This week in climate news - 20 April 2014

The most popular articles from the past week.

Coal will be a main energy source for 'decades and decades', says Greg Hunt

Environment minister says advances in carbon capture will be key to Australia's emissions cuts in his response to IPCC report. »
14 April 2014, 12:50 - guardian - Search similar - Email

Long-term predictions for Miami sea level rise could be available relatively soon

Miami could know as early as 2020 how high sea levels will rise into the next century, according to a team of researchers. Scientists conclude that sea level rise is one of the most certain consequences of climate change. But the speed and long-term height of that rise are unknown. »
16 April 2014, 13:20 - sciencedaily - Search similar - Email

More, bigger wildfires burning western US over last 30 years

Wildfires across the western United States have been getting bigger and more frequent over the last 30 years. The total area these fires burned increased at a rate of nearly 90,000 acres a year -- an area the size of Las Vegas, according to the study. Individually, the largest wildfires grew at a rate of 350 acres a year, the new research says. »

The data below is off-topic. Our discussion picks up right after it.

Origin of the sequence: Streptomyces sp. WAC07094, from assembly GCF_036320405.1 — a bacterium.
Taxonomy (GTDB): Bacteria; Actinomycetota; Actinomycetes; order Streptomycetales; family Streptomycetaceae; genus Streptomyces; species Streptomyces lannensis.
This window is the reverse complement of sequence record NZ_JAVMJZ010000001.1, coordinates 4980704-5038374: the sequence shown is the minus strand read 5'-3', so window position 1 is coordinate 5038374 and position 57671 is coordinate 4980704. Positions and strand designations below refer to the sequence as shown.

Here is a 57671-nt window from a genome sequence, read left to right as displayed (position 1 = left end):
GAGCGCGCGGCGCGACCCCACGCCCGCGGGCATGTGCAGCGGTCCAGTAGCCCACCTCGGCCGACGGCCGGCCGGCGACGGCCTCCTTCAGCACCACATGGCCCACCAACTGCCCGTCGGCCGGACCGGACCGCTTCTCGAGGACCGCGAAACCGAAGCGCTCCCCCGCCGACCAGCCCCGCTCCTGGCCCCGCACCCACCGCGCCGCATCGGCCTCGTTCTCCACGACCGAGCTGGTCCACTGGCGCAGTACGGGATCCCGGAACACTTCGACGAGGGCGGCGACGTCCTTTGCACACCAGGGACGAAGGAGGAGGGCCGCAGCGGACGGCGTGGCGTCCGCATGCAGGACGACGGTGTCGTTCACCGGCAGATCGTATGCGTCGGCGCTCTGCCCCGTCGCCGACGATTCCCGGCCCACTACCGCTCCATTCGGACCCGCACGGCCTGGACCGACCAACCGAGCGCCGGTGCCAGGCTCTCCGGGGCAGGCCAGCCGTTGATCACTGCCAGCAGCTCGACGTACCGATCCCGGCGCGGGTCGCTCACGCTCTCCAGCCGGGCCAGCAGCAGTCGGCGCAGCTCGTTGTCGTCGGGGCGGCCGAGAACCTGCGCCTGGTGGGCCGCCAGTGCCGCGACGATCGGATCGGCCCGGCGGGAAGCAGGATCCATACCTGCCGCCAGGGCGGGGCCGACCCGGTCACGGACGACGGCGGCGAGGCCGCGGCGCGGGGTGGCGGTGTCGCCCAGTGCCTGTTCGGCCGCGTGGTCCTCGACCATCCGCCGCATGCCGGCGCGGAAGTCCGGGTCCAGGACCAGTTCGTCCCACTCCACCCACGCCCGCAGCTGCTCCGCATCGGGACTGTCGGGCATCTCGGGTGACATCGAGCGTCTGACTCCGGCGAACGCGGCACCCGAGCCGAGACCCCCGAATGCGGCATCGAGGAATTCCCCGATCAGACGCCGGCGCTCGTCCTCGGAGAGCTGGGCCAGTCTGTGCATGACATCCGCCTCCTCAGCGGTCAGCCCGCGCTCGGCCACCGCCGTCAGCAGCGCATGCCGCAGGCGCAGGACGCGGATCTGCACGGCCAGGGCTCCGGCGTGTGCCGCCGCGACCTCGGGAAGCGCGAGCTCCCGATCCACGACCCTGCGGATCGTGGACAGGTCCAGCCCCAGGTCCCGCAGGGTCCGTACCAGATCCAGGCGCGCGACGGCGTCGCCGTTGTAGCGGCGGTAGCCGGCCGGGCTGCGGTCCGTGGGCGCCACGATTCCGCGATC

18 April 2014, 02:20 - sciencedaily - Search similar - Email

IPCC report: the scientists have done their bit, now it is up to us | Leo Hickman

The world must seize this remaining opportunity and act upon the timely roadmap that climate scientists have provided for us So, there we have it. The seven-year task undertaken by hundreds of the world's leading scientists, who sifted through thousands of the latest peer-reviewed studies examining the causes, impacts and mitigation options of climate change, is over. »
14 April 2014, 12:50 - guardian - Search similar - Email

Moth study suggests hidden climate change impacts

A 32-year study of subarctic forest moths in Finnish Lapland suggests that scientists may be underestimating the impacts of climate change on animals and plants because much of the harm is hidden from view. »
15 April 2014, 18:50 - sciencedaily - Search similar - Email

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